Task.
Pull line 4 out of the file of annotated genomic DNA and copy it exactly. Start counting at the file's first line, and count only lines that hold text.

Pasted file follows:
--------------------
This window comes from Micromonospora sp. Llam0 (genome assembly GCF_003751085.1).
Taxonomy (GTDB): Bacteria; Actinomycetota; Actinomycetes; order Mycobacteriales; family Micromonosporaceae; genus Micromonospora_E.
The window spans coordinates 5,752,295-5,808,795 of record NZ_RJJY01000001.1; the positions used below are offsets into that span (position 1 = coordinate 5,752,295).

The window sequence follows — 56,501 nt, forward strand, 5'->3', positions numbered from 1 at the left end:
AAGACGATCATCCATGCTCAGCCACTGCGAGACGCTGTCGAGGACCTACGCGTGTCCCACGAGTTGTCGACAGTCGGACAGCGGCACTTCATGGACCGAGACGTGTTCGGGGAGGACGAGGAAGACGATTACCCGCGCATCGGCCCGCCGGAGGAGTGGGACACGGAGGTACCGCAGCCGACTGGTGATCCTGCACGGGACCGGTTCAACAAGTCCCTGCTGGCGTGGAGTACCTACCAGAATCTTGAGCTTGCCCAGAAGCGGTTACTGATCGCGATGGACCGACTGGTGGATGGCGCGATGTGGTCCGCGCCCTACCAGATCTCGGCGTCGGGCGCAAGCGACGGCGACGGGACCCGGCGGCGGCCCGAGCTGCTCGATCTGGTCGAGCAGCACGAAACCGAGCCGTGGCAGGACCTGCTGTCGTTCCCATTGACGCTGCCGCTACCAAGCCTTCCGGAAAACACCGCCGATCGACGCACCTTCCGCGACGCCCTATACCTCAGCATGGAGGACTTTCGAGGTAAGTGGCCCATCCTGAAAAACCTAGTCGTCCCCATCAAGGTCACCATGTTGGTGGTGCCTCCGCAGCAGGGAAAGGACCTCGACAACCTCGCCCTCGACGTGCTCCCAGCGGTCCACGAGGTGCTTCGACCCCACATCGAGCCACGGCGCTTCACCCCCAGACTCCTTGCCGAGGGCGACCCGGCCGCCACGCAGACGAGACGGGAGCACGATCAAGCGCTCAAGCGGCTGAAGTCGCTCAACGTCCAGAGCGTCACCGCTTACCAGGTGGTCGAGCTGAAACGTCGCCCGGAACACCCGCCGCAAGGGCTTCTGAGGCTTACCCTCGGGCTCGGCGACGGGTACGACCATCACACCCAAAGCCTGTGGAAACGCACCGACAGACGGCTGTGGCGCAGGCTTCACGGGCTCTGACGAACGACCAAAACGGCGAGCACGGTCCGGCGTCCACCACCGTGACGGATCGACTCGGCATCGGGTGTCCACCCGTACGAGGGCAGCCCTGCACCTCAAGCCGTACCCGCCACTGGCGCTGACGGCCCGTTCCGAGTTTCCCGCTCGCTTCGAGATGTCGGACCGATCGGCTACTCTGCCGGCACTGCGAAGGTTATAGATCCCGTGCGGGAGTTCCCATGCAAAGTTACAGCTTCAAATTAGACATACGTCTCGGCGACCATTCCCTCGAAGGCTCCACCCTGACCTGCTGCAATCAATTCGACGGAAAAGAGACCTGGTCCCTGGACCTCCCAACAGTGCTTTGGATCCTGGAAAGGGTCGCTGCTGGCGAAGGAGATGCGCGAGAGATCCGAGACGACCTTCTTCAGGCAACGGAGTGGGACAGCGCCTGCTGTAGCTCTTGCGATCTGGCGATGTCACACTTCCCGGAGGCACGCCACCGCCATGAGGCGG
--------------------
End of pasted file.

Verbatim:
The window sequence follows — 56,501 nt, forward strand, 5'->3', positions numbered from 1 at the left end: